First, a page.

Keywords

Tidal asymmetry Fine suspended sediment Turbulence-induced flocculation Sediment-induced buoyancy destruction High concentrations Ems River 

Notes

Acknowledgements

I would like to acknowledge my colleague Dr. Bas Van Maren for his valuable comments on an earlier draft of the manuscript. I also like to thank Dr. Stefan Talke for making available Fig. 3.

References

  1. Allen GP, Salmon JC, Bassoullet P, Du Penhoat Y, De Grandpre C (1980) Effects of tides on mixing and suspended sediment transport in macrotidal estuaries. Sed Geol 26:69–90CrossRefGoogle Scholar
  2. Cleveringa J (2008) Evolution of sediment volume Ems-Dollard and eastern Dutch Wadden Sea—summary of knowledge and data. Alkyon, report A2274, Emmeloord, The Netherlands (in Dutch)Google Scholar
  3. De Deckere EMGT, Kornman BA, Staats N, Termaat GR, De Winder B, Stal LJ, Heip CHR (2002) The seasonal dynamics of benthic (micro)organisms and extracellular carbohydrates in an intertidal mudflat and their effect on the concentration of suspended sediment. In: Winterwerp JC, Kranenburg C (eds) Fine sediment dynamics in the marine environment, Proceedings in Marine Science, vol 5. Elsevier, Amsterdam, pp 429–440CrossRefGoogle Scholar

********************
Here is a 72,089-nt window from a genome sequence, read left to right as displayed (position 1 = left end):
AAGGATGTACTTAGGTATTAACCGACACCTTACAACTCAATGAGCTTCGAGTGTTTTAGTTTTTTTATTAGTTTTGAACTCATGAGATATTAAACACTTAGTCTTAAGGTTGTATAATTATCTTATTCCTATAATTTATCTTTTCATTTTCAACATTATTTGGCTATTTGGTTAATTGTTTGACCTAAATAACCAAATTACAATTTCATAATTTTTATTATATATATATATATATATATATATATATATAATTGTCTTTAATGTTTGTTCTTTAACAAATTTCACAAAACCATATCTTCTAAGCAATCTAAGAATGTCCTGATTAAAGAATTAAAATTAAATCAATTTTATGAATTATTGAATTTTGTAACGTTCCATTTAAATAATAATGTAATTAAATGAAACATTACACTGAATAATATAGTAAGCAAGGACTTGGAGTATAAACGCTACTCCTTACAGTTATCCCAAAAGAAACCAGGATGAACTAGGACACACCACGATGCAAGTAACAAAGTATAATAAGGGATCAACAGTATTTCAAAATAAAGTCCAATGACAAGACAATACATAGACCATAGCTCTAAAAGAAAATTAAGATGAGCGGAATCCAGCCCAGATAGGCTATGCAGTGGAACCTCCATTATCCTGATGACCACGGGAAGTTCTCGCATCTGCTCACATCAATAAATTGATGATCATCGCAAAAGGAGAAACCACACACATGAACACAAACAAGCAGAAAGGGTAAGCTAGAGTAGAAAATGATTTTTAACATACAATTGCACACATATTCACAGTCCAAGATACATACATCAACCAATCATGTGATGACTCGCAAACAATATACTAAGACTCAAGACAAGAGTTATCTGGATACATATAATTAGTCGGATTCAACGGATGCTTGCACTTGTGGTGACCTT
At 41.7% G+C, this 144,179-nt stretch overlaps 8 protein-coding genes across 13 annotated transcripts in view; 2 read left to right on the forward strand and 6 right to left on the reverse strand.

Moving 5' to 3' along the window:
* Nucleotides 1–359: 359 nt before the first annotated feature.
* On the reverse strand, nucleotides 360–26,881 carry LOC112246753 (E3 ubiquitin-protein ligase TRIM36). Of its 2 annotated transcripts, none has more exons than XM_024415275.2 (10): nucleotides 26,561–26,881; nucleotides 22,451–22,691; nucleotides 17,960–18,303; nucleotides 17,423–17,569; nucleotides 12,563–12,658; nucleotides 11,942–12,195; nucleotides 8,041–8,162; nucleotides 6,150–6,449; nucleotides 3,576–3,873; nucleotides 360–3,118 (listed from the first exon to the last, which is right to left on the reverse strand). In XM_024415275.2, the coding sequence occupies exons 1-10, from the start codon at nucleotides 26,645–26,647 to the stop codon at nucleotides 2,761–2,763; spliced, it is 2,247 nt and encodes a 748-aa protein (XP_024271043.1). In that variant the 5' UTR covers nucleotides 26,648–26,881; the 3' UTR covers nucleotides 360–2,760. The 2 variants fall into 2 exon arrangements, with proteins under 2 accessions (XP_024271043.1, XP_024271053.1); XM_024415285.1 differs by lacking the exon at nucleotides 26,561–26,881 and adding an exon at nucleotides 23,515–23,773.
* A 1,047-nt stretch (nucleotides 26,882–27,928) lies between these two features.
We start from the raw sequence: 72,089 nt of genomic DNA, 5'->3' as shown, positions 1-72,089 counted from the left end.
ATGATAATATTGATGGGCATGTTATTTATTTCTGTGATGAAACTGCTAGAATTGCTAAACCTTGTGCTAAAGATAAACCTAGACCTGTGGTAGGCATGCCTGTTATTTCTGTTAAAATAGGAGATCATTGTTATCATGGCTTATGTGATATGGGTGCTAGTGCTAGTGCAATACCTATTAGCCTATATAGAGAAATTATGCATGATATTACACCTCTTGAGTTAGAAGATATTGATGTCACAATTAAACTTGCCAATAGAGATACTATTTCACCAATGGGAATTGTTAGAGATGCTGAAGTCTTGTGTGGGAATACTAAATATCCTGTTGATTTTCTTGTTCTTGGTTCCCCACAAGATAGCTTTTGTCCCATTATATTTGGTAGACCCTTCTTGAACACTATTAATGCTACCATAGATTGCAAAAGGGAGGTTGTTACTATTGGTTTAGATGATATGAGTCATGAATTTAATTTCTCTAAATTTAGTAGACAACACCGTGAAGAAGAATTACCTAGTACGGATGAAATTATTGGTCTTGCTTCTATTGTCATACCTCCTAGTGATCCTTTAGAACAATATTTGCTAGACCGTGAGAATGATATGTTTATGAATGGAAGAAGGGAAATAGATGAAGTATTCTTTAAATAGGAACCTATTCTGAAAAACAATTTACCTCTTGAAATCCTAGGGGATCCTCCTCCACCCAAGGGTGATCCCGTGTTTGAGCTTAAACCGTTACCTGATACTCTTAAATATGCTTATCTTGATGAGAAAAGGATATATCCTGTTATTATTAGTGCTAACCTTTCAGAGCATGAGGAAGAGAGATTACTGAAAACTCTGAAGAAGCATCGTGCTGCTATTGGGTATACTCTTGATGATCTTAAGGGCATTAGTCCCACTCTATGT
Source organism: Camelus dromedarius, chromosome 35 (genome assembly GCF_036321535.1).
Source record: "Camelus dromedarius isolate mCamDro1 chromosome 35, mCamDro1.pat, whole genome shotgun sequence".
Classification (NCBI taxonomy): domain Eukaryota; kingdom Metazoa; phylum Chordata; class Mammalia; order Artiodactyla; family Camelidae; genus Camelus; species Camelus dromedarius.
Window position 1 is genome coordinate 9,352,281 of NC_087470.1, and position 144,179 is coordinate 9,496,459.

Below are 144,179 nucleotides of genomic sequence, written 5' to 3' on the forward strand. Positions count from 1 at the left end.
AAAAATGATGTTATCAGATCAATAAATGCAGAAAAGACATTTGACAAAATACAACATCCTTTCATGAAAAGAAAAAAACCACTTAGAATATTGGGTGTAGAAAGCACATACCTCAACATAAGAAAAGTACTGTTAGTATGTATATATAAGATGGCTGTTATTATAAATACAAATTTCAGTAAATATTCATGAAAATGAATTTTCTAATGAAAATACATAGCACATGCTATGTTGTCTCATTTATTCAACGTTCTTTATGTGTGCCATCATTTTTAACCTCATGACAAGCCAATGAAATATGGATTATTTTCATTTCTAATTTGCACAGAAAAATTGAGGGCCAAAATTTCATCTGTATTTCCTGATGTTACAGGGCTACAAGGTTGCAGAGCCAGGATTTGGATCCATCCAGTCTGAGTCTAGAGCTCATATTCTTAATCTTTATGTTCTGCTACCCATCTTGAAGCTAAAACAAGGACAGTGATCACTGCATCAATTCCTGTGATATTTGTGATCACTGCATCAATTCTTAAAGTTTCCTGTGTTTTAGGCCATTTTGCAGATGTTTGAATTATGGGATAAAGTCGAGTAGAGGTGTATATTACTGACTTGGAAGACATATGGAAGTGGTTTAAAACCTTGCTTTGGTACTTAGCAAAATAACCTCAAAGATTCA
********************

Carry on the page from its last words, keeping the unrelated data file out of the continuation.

4. De Jonge VN (2007) Biological processes in the Ems estuary. Presentation at the LOICZ workshop on the Ems River, February, 2007, Emden, Germany (paper in preparation)Google Scholar
  5. Dickhudt PJ, Friedrichs CT, Schaffner LC, Sanford LP (2009) Spatial and temporal variation in cohesive sediment erodibility in the York River estuary: a biologically-influenced equilibrium modified by seasonal deposition. Mar Geol 267:128–140CrossRefGoogle Scholar
  6. Dronkers J (2005) Dynamics of coastal systems. World Scientific, Advanced Series on Ocean Engineering – Volume 25Google Scholar
  7. Dyer KR (1997) Estuaries: a physical introduction. Wiley, ChichesterGoogle Scholar